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# In how many ways can a committee, consisting of a chairman, secretary, treasurer and four ordinary members be chosen from eight persons? (Committees with different chairmen, secretaries, treasurers count as different committees)

Last updated date: 23rd Jul 2024
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Hint: We make use of the concept of ‘combinations’ in mathematics to solve this problem. When elements are chosen from the given set of elements without considering the order in which the elements are picked out is said to be a combination. Formula for combination is: ${}^n{C_r} = \dfrac{{n!}}{{r!(n - r)!}}$.

Note down all the given details and let us understand what each detail conveys.
From the question we see that every committee must contain one chairman, a treasurer, a secretary and along with them the rest of the members who are four in number.
That makes a total of seven people in each committee.
But we have a total of eight people to choose such a committee from.
We use ‘combination’ to find out the total number of ways of choosing a committee that satisfies the requirements. This is because, the order in which we choose the people do not matter since once a person is chosen, they cannot be considered as anyone else in the next choice.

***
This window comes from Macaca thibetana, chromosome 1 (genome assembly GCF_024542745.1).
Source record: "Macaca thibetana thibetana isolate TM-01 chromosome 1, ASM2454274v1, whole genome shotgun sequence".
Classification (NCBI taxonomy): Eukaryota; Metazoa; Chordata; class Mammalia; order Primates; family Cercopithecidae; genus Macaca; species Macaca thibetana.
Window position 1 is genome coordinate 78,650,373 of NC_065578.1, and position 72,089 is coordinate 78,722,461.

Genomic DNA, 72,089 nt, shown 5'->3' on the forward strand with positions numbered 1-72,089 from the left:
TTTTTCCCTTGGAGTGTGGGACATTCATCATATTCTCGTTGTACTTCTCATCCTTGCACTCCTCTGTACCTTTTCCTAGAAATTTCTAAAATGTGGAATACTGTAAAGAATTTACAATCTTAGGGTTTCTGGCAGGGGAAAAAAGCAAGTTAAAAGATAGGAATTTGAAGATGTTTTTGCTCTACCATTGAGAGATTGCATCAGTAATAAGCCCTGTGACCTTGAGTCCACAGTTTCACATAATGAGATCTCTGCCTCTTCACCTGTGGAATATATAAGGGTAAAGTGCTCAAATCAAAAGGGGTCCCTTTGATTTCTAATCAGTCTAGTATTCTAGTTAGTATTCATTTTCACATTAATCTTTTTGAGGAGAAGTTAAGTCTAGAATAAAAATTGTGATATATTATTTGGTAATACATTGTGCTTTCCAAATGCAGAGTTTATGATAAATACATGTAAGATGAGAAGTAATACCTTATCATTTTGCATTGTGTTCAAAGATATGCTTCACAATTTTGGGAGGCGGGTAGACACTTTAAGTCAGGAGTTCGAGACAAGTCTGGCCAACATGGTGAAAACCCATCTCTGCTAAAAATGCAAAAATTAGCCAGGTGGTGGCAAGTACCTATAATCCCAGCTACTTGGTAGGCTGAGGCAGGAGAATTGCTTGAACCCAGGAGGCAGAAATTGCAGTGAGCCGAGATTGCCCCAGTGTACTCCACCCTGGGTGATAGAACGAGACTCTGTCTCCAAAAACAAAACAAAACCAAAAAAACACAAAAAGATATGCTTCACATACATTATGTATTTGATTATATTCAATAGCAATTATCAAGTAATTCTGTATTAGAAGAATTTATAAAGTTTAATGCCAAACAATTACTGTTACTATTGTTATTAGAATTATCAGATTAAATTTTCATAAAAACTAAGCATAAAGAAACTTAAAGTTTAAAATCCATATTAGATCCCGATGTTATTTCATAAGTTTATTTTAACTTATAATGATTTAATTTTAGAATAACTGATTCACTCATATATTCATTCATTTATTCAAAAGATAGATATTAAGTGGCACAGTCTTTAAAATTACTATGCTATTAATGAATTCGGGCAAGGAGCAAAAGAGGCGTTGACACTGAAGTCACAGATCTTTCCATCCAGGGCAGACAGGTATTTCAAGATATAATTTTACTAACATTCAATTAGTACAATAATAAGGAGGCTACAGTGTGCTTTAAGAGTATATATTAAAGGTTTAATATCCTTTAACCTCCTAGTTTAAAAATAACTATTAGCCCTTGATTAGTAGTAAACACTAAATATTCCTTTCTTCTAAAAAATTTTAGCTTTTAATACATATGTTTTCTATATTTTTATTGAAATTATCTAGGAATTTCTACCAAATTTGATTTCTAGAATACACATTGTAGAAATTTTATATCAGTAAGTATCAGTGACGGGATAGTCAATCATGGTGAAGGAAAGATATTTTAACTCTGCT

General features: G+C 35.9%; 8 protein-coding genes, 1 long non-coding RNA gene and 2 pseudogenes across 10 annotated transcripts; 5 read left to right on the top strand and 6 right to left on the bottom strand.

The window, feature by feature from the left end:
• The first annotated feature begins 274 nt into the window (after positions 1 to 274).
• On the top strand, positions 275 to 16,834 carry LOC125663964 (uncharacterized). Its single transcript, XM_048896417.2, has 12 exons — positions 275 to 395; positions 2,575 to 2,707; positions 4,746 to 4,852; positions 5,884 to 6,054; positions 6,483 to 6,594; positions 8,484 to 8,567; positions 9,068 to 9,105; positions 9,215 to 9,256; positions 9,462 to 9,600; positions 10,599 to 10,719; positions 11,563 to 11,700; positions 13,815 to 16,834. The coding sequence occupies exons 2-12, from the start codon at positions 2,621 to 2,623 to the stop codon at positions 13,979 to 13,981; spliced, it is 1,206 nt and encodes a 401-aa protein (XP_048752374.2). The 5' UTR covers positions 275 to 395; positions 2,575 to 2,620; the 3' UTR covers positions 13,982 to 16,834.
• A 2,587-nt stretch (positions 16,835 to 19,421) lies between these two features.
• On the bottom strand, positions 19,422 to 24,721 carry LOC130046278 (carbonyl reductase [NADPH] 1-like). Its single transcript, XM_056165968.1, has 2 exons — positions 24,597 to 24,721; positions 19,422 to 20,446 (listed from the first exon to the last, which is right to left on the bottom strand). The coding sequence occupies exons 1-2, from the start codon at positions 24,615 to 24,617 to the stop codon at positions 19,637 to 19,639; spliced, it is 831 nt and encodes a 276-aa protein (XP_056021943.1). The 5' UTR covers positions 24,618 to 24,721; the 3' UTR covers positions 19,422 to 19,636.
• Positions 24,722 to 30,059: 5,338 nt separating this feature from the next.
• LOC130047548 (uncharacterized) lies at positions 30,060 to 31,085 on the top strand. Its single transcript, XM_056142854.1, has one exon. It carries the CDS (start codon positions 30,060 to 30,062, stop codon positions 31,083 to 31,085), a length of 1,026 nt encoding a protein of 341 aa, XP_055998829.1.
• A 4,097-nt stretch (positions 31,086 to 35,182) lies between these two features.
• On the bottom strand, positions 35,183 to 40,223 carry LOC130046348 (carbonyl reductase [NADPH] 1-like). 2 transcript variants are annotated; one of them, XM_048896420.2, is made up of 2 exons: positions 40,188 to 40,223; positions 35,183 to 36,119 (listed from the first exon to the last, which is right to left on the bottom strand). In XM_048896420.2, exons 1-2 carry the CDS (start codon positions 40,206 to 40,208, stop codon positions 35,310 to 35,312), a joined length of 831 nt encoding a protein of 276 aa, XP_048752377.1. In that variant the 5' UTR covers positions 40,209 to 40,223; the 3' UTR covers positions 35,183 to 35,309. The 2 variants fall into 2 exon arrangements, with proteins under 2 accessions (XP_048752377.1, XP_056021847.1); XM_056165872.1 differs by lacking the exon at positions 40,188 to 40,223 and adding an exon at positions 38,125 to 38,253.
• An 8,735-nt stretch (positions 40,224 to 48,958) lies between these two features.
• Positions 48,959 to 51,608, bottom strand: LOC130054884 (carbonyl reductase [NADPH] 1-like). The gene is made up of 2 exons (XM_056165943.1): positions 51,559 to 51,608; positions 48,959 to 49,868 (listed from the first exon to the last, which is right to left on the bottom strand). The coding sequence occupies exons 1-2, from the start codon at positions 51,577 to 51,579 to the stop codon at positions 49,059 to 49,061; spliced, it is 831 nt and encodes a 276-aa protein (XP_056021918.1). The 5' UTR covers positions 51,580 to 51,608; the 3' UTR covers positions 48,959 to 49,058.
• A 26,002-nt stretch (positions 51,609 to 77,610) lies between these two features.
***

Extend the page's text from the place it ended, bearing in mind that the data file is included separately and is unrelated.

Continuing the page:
Requirements are as follow:
It is a must to have one chairman, one treasurer and one secretary, this means that:
One chairman is chosen from eight people $\Rightarrow {}^8{C_1}$
Then out of the remaining seven, we choose one treasurer $\Rightarrow {}^7{C_1}$
Next from the remaining six people, let us take one secretary $\Rightarrow {}^6{C_1}$
The next mandatory requirement is that four more people need to be there within the committee.
The four members out of the remaining five people can be chosen in this way $\Rightarrow {}^5{C_4}$
Now that the requirements have been met, we combine all of the members to find the possible number of combinations.
For this we need to multiply all the combinations since the committee definitely has:
One chairman, one treasurer, one secretary and four members
$\Rightarrow {}^8{C_1} \times {}^7{C_1} \times {}^6{C_1} \times {}^5{C_4}$
Now we know that there can only be seven people chosen from the eight given people so that combination will look like this
$\Rightarrow {}^8{C_7}$
So the total number of ways in which the selection of committee members can be done is by the selection of required members out of the total selected members.
It can be represented as follows:
$\Rightarrow \dfrac{{{}^8{C_1} \times {}^7{C_1} \times {}^6{C_1} \times {}^5{C_4}}}{{{}^8{C_7}}}$
$\Rightarrow \dfrac{{{}^8{C_1} \times {}^7{C_1} \times {}^6{C_1} \times {}^5{C_4}}}{{{}^8{C_7}}} = \dfrac{{8 \times 7 \times 6 \times 5}}{8}$
$\Rightarrow \dfrac{{8 \times 7 \times 6 \times 5}}{8} = 210$
But we also need to keep in mind that there are eight different people who can be chosen as the chairman, treasurer or secretary so:
$\Rightarrow 8 \times 210 = 1680$
Therefore the total number of ways for committee selection is $1680$.
So, the correct answer is “$1680$”.

Note: Keep in mind that the two concepts that we might get confused about are ‘permutation’ and ‘combination’. The process of consideration of order in combinations and permutations is what distinguishes them. We must consider the order in which the elements are arranged in permutations, but we do not need to keep in mind the order of arrangement in combinations.